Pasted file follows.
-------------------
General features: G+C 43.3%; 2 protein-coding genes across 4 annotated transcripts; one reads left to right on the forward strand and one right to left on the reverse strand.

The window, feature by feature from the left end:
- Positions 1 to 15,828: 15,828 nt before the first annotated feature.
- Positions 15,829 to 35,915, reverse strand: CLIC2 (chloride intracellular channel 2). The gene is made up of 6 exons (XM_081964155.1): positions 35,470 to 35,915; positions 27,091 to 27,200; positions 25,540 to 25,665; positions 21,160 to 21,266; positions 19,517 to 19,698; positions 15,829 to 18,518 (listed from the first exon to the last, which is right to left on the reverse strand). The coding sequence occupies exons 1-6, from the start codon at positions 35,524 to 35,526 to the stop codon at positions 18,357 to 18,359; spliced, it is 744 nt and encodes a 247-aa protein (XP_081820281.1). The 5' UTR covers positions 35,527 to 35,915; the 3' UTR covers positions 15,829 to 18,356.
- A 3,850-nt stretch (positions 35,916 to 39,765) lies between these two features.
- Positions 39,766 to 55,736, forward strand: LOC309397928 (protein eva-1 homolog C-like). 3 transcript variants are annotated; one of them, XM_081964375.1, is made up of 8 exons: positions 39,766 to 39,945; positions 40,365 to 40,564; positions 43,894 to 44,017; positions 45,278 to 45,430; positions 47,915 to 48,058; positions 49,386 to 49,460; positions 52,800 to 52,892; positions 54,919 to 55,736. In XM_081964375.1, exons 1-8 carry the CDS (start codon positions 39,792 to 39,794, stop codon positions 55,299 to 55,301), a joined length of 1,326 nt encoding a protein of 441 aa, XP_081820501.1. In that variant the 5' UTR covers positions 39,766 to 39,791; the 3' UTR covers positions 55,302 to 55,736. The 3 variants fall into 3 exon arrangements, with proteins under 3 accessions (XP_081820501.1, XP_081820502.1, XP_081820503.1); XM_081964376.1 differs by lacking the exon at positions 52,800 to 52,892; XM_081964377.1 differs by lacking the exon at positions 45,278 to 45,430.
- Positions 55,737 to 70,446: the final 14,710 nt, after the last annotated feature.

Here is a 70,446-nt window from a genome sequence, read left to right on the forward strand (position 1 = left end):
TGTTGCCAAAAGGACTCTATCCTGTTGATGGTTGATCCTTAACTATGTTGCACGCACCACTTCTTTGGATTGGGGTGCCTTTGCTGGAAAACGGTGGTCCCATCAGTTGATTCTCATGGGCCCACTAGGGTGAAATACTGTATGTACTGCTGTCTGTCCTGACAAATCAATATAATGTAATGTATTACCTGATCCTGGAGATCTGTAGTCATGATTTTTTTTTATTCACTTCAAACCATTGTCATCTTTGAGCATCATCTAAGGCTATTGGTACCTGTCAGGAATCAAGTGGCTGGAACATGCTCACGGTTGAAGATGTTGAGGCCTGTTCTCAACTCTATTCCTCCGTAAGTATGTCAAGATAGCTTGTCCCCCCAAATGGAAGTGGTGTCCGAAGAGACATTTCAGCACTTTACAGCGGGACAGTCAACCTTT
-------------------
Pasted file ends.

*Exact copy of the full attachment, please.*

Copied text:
General features: G+C 43.3%; 2 protein-coding genes across 4 annotated transcripts; one reads left to right on the forward strand and one right to left on the reverse strand.

The window, feature by feature from the left end:
- Positions 1 to 15,828: 15,828 nt before the first annotated feature.
- Positions 15,829 to 35,915, reverse strand: CLIC2 (chloride intracellular channel 2). The gene is made up of 6 exons (XM_081964155.1): positions 35,470 to 35,915; positions 27,091 to 27,200; positions 25,540 to 25,665; positions 21,160 to 21,266; positions 19,517 to 19,698; positions 15,829 to 18,518 (listed from the first exon to the last, which is right to left on the reverse strand). The coding sequence occupies exons 1-6, from the start codon at positions 35,524 to 35,526 to the stop codon at positions 18,357 to 18,359; spliced, it is 744 nt and encodes a 247-aa protein (XP_081820281.1). The 5' UTR covers positions 35,527 to 35,915; the 3' UTR covers positions 15,829 to 18,356.
- A 3,850-nt stretch (positions 35,916 to 39,765) lies between these two features.
- Positions 39,766 to 55,736, forward strand: LOC309397928 (protein eva-1 homolog C-like). 3 transcript variants are annotated; one of them, XM_081964375.1, is made up of 8 exons: positions 39,766 to 39,945; positions 40,365 to 40,564; positions 43,894 to 44,017; positions 45,278 to 45,430; positions 47,915 to 48,058; positions 49,386 to 49,460; positions 52,800 to 52,892; positions 54,919 to 55,736. In XM_081964375.1, exons 1-8 carry the CDS (start codon positions 39,792 to 39,794, stop codon positions 55,299 to 55,301), a joined length of 1,326 nt encoding a protein of 441 aa, XP_081820501.1. In that variant the 5' UTR covers positions 39,766 to 39,791; the 3' UTR covers positions 55,302 to 55,736. The 3 variants fall into 3 exon arrangements, with proteins under 3 accessions (XP_081820501.1, XP_081820502.1, XP_081820503.1); XM_081964376.1 differs by lacking the exon at positions 52,800 to 52,892; XM_081964377.1 differs by lacking the exon at positions 45,278 to 45,430.
- Positions 55,737 to 70,446: the final 14,710 nt, after the last annotated feature.

Here is a 70,446-nt window from a genome sequence, read left to right on the forward strand (position 1 = left end):
TGTTGCCAAAAGGACTCTATCCTGTTGATGGTTGATCCTTAACTATGTTGCACGCACCACTTCTTTGGATTGGGGTGCCTTTGCTGGAAAACGGTGGTCCCATCAGTTGATTCTCATGGGCCCACTAGGGTGAAATACTGTATGTACTGCTGTCTGTCCTGACAAATCAATATAATGTAATGTATTACCTGATCCTGGAGATCTGTAGTCATGATTTTTTTTTATTCACTTCAAACCATTGTCATCTTTGAGCATCATCTAAGGCTATTGGTACCTGTCAGGAATCAAGTGGCTGGAACATGCTCACGGTTGAAGATGTTGAGGCCTGTTCTCAACTCTATTCCTCCGTAAGTATGTCAAGATAGCTTGTCCCCCCAAATGGAAGTGGTGTCCGAAGAGACATTTCAGCACTTTACAGCGGGACAGTCAACCTTT